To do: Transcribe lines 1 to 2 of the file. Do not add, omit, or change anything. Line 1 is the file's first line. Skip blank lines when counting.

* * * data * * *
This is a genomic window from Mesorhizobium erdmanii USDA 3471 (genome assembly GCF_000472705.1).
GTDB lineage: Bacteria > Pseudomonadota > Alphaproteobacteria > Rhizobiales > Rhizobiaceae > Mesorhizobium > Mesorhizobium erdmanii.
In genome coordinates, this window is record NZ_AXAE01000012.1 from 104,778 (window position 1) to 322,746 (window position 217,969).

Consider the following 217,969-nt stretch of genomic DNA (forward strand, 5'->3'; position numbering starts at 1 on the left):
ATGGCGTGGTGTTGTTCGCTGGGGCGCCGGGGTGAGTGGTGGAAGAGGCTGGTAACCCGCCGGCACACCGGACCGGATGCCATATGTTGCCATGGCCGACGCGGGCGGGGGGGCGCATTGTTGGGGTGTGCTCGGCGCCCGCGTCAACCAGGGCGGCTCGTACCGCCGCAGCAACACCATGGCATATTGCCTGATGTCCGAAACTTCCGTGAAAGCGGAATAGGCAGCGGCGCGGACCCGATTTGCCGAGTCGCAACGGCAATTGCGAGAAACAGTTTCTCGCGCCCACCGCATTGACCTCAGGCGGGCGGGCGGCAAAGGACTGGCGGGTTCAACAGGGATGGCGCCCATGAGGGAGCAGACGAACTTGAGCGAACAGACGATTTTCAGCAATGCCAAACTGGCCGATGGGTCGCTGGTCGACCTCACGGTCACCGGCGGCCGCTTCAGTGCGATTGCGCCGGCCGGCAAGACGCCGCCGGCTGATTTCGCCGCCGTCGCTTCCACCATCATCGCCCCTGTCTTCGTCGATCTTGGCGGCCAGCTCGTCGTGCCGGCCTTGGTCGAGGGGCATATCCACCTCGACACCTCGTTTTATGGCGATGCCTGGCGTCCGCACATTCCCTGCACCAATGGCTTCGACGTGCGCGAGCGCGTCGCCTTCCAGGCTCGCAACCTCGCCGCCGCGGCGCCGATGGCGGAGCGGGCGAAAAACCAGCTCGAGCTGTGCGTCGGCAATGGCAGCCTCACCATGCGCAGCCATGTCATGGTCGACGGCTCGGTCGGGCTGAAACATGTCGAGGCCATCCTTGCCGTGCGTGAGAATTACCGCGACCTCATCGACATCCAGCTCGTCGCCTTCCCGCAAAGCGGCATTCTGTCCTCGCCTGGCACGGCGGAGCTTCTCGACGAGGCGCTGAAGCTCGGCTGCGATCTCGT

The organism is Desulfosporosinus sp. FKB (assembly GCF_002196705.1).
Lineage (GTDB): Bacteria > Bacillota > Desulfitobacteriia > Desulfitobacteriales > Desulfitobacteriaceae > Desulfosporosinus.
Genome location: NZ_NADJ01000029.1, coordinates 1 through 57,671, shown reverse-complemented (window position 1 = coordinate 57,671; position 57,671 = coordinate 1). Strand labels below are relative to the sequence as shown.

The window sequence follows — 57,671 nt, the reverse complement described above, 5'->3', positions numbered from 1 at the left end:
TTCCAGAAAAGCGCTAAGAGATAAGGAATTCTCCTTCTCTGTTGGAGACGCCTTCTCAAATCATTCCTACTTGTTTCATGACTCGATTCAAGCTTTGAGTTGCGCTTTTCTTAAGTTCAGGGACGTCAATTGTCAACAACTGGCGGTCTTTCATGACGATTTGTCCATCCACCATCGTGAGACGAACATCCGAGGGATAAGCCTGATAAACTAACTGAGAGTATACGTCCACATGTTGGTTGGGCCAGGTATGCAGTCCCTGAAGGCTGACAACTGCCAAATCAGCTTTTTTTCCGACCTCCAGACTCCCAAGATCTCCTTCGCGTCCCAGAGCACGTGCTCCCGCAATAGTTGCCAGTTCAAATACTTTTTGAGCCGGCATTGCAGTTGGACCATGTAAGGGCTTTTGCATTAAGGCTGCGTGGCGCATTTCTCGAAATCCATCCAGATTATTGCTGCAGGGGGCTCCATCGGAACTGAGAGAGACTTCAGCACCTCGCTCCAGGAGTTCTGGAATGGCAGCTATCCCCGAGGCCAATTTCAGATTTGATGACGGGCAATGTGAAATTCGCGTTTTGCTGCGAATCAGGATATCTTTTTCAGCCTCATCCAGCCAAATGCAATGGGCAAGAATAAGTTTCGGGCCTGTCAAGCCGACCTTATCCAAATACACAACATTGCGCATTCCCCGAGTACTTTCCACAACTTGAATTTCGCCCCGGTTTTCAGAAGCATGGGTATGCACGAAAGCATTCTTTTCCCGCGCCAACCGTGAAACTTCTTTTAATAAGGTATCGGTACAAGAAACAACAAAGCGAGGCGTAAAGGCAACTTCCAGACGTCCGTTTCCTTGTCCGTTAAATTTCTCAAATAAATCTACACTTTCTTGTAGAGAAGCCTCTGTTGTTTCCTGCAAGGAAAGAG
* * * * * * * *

This is a genomic window from Mesorhizobium erdmanii USDA 3471 (genome assembly GCF_000472705.1).
GTDB lineage: Bacteria > Pseudomonadota > Alphaproteobacteria > Rhizobiales > Rhizobiaceae > Mesorhizobium > Mesorhizobium erdmanii.